Residual nuclear extracts were incubated in an equal volume of sample buffer (0.25M Tris-hydrochloride [pH 6.8], 8% Tris–glycine sodium dodecyl sulfate [SDS], 40% glycerol, 0.008% bromophenol blue, and 20% 2-mercaptoethanol), and boiled for 3 minutes. Proteins were separated using a 7.5% resolving Tris-glycine SDS–polyacrylamide gel electrophoresis (SDS-PAGE) and transferred to nitrocellulose by electroblotting. Membranes were then blocked in TBST (1 × Tris-buffered saline solution [TBS] and 0.1% Tween) with 5% nonfat dry milk, incubated in primary antibodies, washed 3 times for 10 minutes in TBST, incubated in secondary antibody, washed 3 times for 10 minutes in TBST, and detected using ECL Detection Reagents and HyperFilm (both from Amersham Biosciences). All antibodies were obtained from Santa Cruz Biotech (Santa Cruz, Calif). Primary antibodies were STAT3 (C-20) rabbit polyclonal IgG and p-STAT3 (Try 705) rabbit polyclonal IgG. Secondary antibody was goat antirabbit conjugated to HRP.
Using Adobe Photoshop software, a histogram analysis of each STAT3 band was performed. Mean, median, and standard deviation of each band was recorded and a paired t test was performed on the data. The darker the STAT3 band was the lower the mean and median histogram score were. The standardized protein content and the probe and detection techniques used with both groups of samples through all experiments permitted valid quantitative analysis.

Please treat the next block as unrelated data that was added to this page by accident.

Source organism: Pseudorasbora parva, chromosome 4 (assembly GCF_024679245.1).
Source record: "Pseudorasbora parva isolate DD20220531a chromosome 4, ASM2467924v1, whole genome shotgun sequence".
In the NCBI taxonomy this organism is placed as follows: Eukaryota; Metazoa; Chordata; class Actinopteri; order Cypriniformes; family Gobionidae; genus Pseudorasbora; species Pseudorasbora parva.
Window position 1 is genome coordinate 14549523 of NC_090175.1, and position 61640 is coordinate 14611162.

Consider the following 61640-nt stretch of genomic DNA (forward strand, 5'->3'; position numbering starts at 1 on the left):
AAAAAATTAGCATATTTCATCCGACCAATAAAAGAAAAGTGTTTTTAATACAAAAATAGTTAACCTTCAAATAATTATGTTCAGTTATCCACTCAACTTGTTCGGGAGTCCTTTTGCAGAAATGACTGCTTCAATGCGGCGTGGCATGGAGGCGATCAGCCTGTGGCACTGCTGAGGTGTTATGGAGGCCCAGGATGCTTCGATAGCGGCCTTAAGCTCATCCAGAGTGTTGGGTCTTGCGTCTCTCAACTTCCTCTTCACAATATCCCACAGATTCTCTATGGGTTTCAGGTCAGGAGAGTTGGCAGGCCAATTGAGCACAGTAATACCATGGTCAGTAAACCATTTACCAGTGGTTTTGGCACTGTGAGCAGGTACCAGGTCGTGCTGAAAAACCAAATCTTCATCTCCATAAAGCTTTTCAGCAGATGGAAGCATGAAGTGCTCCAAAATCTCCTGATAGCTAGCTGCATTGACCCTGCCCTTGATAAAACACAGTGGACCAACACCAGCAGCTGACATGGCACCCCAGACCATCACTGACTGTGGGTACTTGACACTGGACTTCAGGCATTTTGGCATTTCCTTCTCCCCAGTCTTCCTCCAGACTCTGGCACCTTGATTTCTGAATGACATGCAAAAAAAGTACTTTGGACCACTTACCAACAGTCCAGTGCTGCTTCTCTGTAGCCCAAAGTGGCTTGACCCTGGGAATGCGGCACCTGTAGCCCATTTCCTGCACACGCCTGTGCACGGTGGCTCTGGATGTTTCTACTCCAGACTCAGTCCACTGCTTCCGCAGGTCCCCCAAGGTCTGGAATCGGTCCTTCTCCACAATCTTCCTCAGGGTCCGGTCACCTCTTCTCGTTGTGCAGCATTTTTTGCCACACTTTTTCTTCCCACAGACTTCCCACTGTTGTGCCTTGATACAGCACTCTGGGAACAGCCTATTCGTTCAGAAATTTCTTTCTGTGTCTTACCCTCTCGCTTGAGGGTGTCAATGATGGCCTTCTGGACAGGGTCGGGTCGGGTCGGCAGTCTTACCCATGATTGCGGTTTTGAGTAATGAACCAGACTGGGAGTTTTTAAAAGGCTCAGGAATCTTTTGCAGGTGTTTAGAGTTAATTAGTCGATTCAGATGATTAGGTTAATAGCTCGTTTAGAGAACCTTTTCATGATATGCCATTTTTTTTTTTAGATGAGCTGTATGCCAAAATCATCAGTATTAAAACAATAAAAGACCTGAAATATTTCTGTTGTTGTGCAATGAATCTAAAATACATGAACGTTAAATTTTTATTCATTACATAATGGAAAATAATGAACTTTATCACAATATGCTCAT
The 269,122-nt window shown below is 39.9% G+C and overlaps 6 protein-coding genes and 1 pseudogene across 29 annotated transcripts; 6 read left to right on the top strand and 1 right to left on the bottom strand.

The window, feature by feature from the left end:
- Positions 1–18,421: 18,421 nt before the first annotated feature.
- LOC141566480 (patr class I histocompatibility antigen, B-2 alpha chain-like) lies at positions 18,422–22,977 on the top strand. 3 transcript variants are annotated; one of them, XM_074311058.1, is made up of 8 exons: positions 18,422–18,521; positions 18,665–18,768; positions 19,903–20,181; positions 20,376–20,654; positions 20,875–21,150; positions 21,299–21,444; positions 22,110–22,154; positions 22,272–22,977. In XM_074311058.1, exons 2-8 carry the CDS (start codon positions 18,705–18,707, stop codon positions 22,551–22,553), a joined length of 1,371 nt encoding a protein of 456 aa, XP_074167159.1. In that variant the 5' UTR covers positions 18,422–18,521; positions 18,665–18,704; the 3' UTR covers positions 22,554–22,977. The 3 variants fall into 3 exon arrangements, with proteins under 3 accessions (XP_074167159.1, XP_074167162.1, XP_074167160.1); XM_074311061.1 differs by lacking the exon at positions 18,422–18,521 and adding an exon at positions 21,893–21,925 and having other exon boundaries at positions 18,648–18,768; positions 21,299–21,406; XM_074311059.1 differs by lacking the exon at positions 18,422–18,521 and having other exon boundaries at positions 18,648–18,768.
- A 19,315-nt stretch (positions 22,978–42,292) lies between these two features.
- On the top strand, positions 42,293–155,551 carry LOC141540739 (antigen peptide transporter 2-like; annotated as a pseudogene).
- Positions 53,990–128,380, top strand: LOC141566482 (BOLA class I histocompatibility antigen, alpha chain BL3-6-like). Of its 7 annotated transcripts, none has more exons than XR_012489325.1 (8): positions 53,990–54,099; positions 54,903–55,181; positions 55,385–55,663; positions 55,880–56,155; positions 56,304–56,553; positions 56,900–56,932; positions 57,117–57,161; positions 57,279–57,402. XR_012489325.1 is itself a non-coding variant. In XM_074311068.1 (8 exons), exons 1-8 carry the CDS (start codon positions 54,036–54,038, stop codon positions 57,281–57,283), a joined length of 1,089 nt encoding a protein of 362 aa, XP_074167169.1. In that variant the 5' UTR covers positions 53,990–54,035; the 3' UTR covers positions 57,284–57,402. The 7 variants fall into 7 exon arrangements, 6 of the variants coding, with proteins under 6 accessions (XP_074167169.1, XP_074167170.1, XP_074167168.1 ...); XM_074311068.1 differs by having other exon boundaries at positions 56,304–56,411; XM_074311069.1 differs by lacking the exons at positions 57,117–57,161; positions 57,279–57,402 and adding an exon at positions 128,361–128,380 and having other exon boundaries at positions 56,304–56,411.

Gel shift assays revealed the presence of STAT3 protein in the nuclear extracts of all normal epithelium from control patients (8 of 8) and all papilloma specimens (8 of 8), but in a significantly higher concentration in the papilloma specimens (Figure 1). When mean and median histogram scores between the papilloma and normal epithelium specimens were compared, STAT3 expression in papilloma specimens was significantly stronger (P<.03). Western blot analysis confirmed that the STAT3 protein identified in the nuclear extract was activated phospho-STAT3 (Figure 2).
It is well established that HPV causes the transformation of squamous epithelium, but the exact pathways are unknown. The early region of the HPV genome is responsible for viral replication, viral transcription, and host cell transformation. Of the 8 proteins encoded in this region, E1 and E2 function to regulate viral replication and transcription5; E4 may play a role in altering host cell structural proteins to assist in virion production and release6; E5, E6, and E7 are transforming proteins that interact with host cell proteins and ultimately lead to unregulated cell division1; and E5 has been shown to activate growth factor receptors, eg, the epidermal growth factor receptor.7
In an attempt to envisage methods by which STAT proteins can be controlled and manipulated, this study investigated their possible presence in papillomas. These proteins, which are transiently activated during normal cellular growth and differentiation,2,3 play a critical role in regulating innate and acquired host immune response8 and their activation leads to genesis of neoplasia by promoting cellular growth, preventing apoptotic death, and modulating the host immune response.8-10